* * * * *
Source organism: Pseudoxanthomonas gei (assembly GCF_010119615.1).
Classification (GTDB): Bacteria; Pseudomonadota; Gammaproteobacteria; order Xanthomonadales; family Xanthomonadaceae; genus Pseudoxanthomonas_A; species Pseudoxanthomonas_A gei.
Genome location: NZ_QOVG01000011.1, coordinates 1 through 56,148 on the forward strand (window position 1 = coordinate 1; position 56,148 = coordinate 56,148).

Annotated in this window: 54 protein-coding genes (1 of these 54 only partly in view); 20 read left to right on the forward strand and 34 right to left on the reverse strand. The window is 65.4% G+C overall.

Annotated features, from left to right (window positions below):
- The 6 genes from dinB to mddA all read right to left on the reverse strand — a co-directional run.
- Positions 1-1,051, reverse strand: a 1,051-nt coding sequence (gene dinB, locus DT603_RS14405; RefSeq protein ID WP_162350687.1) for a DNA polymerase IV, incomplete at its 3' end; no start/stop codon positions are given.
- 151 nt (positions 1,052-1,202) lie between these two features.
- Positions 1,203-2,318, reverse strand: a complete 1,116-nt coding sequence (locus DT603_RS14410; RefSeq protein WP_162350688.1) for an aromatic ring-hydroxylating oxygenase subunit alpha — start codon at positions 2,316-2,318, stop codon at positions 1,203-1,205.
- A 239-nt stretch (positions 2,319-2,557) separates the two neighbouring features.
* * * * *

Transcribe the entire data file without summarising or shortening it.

Source organism: Pseudoxanthomonas gei (assembly GCF_010119615.1).
Classification (GTDB): Bacteria; Pseudomonadota; Gammaproteobacteria; order Xanthomonadales; family Xanthomonadaceae; genus Pseudoxanthomonas_A; species Pseudoxanthomonas_A gei.
Genome location: NZ_QOVG01000011.1, coordinates 1 through 56,148 on the forward strand (window position 1 = coordinate 1; position 56,148 = coordinate 56,148).

Annotated in this window: 54 protein-coding genes (1 of these 54 only partly in view); 20 read left to right on the forward strand and 34 right to left on the reverse strand. The window is 65.4% G+C overall.

Annotated features, from left to right (window positions below):
- The 6 genes from dinB to mddA all read right to left on the reverse strand — a co-directional run.
- Positions 1-1,051, reverse strand: a 1,051-nt coding sequence (gene dinB, locus DT603_RS14405; RefSeq protein ID WP_162350687.1) for a DNA polymerase IV, incomplete at its 3' end; no start/stop codon positions are given.
- 151 nt (positions 1,052-1,202) lie between these two features.
- Positions 1,203-2,318, reverse strand: a complete 1,116-nt coding sequence (locus DT603_RS14410; RefSeq protein WP_162350688.1) for an aromatic ring-hydroxylating oxygenase subunit alpha — start codon at positions 2,316-2,318, stop codon at positions 1,203-1,205.
- A 239-nt stretch (positions 2,319-2,557) separates the two neighbouring features.